Nrk api introduction

Version 9 (Anthony Rowe, 10/18/2008 01:01 am)

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 = Introduction =
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The rapid proliferation of sensor networks has placed increasing demands upon the
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system infrastructure for supporting scalable distributed sensor applications. As applications
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for sensors in areas as diverse as security surveillance, traffic monitoring, smart
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spaces and smart buildings continues to grow, infrastructural support for sensor network
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applications in the form of system software is becoming increasingly important.
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The push provided by the scaling of technology and the need to support increasingly
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complicated and diverse applications has resulted in the need for traditional multitasking
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operating system (OS) abstractions and programming paradigms. The case for
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small-footprint real-time OS support in sensor networks is strengthened by the fact that
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many sensor networking applications are time-sensitive in nature i.e. the data must be
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delivered from the source to the destination within a timing constraint. For example,
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in a surveillance application, data relayed by a task which is responsible for detecting
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intruders and subsequently alerting the gateway nodes of the system should be able
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to reach the gateway on a timely basis. In this paper, we present Nano-RK, a smallfootprint
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embedded real-time operating system with networking support.
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Nano-RK supports the classical operating system multitasking abstractions allowing
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sensor application developers to work in a familiar paradigm resulting in small
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learning curves, quicker application development times and improved productivity.
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We show that an efficient implementation of such a paradigm is practical. We associate
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tasks with priorities and support priority-based preemption i.e, a task can always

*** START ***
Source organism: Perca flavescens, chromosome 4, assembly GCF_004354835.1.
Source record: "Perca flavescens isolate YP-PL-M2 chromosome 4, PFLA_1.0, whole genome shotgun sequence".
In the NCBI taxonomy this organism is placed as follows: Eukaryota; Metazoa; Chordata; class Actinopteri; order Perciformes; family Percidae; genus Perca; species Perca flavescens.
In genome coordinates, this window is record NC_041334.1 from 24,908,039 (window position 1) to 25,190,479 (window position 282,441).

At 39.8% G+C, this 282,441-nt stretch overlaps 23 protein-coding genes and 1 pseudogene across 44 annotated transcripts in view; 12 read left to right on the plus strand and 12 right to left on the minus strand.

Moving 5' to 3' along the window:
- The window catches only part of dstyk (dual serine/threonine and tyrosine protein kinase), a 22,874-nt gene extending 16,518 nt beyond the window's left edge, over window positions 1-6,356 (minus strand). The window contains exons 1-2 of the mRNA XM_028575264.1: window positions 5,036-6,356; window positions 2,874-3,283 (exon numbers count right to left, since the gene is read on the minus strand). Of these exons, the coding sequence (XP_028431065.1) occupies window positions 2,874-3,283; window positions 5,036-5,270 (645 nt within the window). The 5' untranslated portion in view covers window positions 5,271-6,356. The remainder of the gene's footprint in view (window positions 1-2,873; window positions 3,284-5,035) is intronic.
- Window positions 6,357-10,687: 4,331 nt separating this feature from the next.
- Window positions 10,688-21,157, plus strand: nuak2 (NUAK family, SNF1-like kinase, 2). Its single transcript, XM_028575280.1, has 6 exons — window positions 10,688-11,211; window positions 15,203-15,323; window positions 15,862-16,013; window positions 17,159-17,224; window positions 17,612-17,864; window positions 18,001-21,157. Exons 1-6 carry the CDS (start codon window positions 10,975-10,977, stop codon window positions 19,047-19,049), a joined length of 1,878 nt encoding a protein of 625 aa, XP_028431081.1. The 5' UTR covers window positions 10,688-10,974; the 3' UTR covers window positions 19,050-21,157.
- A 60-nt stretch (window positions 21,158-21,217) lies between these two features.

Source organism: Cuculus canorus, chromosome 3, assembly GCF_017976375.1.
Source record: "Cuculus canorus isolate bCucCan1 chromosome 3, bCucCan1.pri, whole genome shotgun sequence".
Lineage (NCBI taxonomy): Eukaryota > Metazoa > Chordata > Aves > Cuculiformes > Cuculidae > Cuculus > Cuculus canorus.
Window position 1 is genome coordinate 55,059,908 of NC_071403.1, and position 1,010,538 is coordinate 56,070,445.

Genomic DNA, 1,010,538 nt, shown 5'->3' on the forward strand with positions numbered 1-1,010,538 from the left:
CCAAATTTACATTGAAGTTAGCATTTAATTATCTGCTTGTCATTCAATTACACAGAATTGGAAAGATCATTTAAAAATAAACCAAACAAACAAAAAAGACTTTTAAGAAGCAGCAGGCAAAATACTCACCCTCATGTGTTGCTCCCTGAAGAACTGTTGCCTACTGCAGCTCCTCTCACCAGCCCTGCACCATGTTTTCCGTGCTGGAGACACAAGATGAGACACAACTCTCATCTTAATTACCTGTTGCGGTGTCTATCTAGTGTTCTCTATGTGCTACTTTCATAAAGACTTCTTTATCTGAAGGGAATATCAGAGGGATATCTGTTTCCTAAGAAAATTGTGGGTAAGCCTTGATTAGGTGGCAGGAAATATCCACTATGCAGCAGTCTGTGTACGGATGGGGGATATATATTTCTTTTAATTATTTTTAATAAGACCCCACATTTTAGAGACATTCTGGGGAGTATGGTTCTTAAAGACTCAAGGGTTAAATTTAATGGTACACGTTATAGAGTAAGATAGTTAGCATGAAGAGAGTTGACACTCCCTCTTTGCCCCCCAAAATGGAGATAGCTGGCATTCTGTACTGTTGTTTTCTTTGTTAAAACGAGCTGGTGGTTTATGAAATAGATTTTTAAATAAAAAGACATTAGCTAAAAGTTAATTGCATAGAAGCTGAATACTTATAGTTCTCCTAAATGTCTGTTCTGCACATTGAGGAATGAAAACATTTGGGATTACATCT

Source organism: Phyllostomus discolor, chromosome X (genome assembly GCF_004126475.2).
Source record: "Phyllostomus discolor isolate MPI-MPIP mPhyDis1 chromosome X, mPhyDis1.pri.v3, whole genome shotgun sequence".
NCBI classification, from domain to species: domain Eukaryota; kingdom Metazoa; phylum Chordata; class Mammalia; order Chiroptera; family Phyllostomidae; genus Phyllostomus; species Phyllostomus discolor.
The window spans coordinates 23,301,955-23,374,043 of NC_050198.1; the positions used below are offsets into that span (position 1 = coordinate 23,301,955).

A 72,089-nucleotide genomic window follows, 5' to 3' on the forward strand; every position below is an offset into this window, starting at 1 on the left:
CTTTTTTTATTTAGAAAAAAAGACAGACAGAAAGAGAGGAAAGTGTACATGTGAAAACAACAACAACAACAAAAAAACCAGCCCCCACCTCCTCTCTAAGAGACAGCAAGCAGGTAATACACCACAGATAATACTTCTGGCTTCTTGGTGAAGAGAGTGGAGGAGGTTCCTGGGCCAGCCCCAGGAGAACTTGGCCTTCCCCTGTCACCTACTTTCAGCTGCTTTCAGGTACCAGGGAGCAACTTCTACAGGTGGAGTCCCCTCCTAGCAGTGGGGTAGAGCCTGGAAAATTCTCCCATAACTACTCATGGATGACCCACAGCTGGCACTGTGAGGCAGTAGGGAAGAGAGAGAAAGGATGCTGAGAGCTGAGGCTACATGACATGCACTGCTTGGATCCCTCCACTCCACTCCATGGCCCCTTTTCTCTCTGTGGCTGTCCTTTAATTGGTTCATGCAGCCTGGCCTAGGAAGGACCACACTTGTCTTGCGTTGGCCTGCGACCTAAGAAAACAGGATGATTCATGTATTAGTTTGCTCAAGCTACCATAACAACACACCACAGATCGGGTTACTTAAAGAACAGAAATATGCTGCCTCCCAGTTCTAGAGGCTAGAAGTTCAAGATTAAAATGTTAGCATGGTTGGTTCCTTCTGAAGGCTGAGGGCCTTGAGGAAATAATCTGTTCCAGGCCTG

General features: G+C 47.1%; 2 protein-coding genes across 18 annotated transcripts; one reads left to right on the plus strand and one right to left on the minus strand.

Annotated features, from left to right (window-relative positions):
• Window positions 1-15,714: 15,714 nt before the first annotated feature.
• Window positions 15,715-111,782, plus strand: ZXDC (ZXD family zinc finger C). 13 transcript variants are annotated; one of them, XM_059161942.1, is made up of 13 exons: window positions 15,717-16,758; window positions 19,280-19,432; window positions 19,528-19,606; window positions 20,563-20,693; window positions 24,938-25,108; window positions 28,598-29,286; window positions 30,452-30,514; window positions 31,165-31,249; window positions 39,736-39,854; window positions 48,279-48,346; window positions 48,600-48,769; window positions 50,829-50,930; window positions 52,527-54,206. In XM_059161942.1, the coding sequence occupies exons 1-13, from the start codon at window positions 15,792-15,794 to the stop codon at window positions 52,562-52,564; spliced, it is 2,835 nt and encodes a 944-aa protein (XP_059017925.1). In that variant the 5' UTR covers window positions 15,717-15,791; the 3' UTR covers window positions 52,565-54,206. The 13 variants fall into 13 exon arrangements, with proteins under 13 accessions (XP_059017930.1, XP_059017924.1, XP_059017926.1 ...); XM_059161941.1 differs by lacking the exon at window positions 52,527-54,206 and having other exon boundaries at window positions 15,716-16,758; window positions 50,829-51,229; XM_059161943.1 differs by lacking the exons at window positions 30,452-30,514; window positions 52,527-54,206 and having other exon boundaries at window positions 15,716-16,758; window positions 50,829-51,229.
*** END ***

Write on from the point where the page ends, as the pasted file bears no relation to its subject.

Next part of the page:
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be preempted by a higher-priority task that becomes eligible to run. For timing sensitive
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applications, we use priority-based preemptive scheduling to implement the ratemonotonic
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paradigm of real-time scheduling so that a periodic sensor task set with
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timing deadlines can be scheduled such that their timing guarantees are honored.
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Since sensor nodes are resource-constrained and energy-constrained, we provide functionality 
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whereby the operating system can enforce limits on the resource usage of
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individual applications and on the energy budget used by individual applications and
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the system as a whole. In particular, we implement CPU reservations and Network
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Bandwidth reservations wherein dedicated access of individual application to system
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resources is guaranteed by the OS. The OS also implements sensor reservations to
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enforce usage on the number of accesses to individual sensors. Since the energy used
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by each task is the total sum of energy consumed by the CPU, the radio interface and the
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individual sensors, a particular setting for each of these leads to an energy reservation.
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Since we use a static design-time approach for admission control, we provide tools for
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estimating the energy budget of each application and (hence) the system lifetime. The
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CPU , network and sensor reservation values of tasks can be iteratively modified by the
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system designer until the lifetime requirements of the node are satisfied.
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